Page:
Now, this is not to let them entirely off the hook, because very few pension funds did what they should have done by 1999, which is sell out of the bubbly stockmarket, put the whole thing in long-term 7% bonds, and leave their fund on flawless actuarial footing for the next thirty years. Britain's Boots Pharmacy did this, and it's not clear why others didn't follow suit. But while the managers may not have been as smart as they could or should have been, they weren't total idiots, either. They knew that what they were doing was dangerous. Unfortunately, the IRS had left them little choice. Many private companies in the United States were essentially forced to stop contributing to their pension plans. Then in 2001, they were left with a gaping hole. Many still haven't recovered.
But the big multi-employer plans (MEPs) run by the unions had an even worse problem. Pension contributions were set by multi-year collective bargaining agreements with each local. Those companies didn't have the option of stopping their contributions; to do so they'd have had to go back and negotiate a whole new contract with the unions (at the height of a labor market boom, to boot). So the money kept pouring into the pension funds even though they were already overfunded.
For obvious reasons, the pension funds didn't want to go to employers and explain why their contributions suddenly weren't tax deductible any more. But the IRS rules had them in a difficult place. The rules were very clear: if the fund was overfunded, you had to either stop making contributions, or increase the benefits. And the IRS refused to budge. So the pension plans increased the benefits.
The MEPs emerged from the dotcom crash not only with less funding than they should have had, but also burdened with a much richer set of benefits they had to pay out. Moreover, the 2001 recession had pushed a number of their member employers into bankruptcy. They left behind big unfunded liabilities--"orphan liabilities"--that by the rules of the plans, ended up spread around the remaining members. Suddenly, a big portion of everyone's hourly wage was going to make up for all those unaffordable promises, many of them made to the unemployed workers of bankrupt firms. Almost overnight, the union pension plan went, as one expert told me, from "an organizing tool, to a disorganizing tool". An open shop competitor that didn't have that big pension gap to fund could come along and woo your workers and customers by paying workers a higher wage, with good benefits and a 401(k), while still undercutting you on price. All because he didn't have to put $1 an hour towards the pension fund's unfunded liability.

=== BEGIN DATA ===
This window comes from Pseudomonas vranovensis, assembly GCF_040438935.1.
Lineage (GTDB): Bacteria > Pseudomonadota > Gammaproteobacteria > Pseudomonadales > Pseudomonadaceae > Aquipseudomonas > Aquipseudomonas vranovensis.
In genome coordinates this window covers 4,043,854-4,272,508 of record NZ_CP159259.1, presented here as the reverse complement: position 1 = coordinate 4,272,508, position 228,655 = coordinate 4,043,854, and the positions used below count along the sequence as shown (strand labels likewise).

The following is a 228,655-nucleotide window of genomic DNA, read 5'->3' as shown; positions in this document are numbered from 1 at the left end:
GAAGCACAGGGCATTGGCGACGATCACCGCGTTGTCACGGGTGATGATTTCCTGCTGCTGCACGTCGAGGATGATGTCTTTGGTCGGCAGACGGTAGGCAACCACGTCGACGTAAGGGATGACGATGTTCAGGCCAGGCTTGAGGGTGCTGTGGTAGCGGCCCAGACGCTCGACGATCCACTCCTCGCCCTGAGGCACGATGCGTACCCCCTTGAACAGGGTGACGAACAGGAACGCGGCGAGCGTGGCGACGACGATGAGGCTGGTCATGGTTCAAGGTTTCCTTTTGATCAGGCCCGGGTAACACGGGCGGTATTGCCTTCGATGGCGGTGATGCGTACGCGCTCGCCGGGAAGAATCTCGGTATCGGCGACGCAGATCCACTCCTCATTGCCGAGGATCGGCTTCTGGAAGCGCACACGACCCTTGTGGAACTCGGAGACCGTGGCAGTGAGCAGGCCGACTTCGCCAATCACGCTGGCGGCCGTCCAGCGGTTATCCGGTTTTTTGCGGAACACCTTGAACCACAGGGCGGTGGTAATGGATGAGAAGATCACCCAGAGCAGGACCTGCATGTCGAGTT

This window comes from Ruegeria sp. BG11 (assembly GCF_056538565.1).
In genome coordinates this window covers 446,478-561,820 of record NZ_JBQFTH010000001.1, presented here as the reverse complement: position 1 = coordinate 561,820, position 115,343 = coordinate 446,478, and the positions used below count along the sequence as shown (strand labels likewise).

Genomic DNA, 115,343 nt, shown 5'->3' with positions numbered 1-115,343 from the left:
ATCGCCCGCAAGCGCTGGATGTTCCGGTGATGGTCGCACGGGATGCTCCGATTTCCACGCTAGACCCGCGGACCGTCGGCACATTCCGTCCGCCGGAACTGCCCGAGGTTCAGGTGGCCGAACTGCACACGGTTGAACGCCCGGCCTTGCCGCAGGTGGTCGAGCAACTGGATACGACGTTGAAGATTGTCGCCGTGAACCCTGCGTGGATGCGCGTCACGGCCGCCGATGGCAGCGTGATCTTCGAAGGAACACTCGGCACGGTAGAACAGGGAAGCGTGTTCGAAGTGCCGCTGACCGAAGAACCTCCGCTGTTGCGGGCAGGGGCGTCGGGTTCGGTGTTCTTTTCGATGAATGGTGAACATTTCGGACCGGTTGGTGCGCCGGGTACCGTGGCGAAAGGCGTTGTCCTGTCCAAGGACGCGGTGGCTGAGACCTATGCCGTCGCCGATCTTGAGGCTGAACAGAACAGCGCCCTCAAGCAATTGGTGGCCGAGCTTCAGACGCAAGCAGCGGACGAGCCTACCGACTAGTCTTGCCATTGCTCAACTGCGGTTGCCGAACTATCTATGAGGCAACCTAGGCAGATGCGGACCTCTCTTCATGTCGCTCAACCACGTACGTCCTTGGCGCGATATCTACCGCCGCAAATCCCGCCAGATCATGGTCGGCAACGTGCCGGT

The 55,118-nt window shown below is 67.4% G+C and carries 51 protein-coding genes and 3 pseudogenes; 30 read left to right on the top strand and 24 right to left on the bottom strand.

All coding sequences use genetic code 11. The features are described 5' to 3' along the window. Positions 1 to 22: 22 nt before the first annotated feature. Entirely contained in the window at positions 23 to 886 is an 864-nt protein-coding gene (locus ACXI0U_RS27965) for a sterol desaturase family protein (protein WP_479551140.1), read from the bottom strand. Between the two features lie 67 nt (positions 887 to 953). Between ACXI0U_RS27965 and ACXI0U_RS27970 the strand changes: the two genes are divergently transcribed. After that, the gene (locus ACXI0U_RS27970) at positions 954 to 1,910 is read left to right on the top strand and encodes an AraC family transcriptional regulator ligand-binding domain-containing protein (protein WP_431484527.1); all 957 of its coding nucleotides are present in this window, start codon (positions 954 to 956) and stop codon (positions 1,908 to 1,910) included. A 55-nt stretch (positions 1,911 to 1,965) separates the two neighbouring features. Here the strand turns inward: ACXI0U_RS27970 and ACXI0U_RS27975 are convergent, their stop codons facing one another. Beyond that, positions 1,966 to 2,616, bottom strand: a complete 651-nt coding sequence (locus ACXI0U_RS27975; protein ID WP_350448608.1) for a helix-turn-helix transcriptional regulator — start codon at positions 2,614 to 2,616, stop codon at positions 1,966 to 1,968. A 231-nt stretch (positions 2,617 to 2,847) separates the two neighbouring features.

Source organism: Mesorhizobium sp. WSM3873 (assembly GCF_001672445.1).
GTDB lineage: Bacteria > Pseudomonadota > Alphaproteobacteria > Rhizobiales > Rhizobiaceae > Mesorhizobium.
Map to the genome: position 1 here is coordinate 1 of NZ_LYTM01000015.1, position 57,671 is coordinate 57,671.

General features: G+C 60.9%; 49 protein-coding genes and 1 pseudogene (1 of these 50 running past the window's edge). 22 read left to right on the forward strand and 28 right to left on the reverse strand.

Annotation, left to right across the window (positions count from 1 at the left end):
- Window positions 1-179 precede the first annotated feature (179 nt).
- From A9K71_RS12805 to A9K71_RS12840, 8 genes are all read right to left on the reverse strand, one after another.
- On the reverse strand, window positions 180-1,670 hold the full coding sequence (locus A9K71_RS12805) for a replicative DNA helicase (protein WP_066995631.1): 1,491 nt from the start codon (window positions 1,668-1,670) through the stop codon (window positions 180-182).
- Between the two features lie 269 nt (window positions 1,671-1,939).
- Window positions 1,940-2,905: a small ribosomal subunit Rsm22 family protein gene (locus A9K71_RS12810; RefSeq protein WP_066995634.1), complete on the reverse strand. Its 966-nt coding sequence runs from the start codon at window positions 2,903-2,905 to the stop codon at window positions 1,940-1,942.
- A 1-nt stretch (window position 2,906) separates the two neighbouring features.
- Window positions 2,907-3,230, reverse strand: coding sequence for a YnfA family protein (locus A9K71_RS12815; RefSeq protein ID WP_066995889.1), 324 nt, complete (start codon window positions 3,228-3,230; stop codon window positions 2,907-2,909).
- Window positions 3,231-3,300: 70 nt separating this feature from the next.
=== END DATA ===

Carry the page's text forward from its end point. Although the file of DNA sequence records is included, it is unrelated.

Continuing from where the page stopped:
This, of course, made the pension problems worse. That's why so many employers are trying to pull out; UPS paid Central States billions to exit in 2008. Naturally, Central States sensibly and responsibly put that money into the market, where it promptly lost half its value.
The government eventually fixed this problem, but only after the market had thoroughly finished crashing and destroying the funding status of these plans. Obviously, this was far too late to help anything. But better late than never, I suppose.